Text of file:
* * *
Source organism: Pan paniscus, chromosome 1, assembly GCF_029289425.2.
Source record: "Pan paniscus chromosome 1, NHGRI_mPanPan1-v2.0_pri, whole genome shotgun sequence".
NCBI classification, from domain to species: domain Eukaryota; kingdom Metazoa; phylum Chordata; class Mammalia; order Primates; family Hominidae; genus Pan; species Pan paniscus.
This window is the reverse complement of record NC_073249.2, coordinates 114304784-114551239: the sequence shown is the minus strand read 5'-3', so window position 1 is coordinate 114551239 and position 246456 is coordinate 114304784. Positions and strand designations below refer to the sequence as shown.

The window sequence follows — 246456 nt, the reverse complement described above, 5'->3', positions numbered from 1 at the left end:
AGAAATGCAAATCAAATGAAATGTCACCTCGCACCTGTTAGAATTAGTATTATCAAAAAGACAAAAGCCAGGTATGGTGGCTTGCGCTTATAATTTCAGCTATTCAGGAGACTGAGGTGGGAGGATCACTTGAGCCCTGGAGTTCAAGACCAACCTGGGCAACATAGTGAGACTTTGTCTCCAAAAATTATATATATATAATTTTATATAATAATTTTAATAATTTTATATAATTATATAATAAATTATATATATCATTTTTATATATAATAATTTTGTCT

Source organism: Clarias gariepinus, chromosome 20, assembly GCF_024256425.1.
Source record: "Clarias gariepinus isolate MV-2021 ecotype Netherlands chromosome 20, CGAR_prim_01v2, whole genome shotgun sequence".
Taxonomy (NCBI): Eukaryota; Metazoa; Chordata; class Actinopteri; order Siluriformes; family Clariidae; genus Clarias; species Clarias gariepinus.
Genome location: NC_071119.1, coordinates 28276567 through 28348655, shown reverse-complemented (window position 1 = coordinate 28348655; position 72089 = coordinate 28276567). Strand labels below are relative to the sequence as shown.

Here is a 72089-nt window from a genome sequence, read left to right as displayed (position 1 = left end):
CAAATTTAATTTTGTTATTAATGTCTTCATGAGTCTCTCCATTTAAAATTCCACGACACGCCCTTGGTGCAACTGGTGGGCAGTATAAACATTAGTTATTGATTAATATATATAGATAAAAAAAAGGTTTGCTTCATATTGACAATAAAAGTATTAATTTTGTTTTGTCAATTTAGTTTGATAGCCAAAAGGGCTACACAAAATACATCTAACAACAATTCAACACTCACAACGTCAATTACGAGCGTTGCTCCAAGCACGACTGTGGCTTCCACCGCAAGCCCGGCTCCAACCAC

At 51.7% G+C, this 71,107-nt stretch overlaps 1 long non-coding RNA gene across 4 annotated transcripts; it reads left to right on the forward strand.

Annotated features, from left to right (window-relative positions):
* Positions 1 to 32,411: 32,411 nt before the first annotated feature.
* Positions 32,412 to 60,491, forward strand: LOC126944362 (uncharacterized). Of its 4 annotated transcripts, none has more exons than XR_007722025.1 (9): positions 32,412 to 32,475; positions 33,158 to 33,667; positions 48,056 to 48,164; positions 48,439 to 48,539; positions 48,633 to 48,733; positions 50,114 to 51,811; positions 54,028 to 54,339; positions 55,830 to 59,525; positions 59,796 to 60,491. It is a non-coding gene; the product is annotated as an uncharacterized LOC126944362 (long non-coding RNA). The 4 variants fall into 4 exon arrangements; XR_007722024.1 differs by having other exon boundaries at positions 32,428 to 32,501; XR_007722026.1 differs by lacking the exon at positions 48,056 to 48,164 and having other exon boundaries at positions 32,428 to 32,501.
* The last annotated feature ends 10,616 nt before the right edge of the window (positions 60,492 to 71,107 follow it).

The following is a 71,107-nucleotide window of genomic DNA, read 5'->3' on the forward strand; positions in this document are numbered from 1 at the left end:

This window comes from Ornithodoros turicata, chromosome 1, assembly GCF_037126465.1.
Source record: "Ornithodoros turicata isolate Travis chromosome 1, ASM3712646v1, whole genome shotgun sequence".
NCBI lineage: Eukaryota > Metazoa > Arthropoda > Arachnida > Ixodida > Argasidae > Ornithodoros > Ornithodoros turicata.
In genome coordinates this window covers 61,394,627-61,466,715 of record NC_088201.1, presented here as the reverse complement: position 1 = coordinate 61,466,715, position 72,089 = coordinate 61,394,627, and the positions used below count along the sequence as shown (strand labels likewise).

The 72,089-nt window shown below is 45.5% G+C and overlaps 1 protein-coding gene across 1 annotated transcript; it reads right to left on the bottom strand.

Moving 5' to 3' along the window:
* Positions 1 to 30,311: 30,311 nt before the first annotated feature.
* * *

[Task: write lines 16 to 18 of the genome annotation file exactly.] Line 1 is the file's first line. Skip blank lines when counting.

* Positions 32,412 to 60,491, forward strand: LOC126944362 (uncharacterized). Of its 4 annotated transcripts, none has more exons than XR_007722025.1 (9): positions 32,412 to 32,475; positions 33,158 to 33,667; positions 48,056 to 48,164; positions 48,439 to 48,539; positions 48,633 to 48,733; positions 50,114 to 51,811; positions 54,028 to 54,339; positions 55,830 to 59,525; positions 59,796 to 60,491. It is a non-coding gene; the product is annotated as an uncharacterized LOC126944362 (long non-coding RNA). The 4 variants fall into 4 exon arrangements; XR_007722024.1 differs by having other exon boundaries at positions 32,428 to 32,501; XR_007722026.1 differs by lacking the exon at positions 48,056 to 48,164 and having other exon boundaries at positions 32,428 to 32,501.
* The last annotated feature ends 10,616 nt before the right edge of the window (positions 60,492 to 71,107 follow it).

The following is a 71,107-nucleotide window of genomic DNA, read 5'->3' on the forward strand; positions in this document are numbered from 1 at the left end: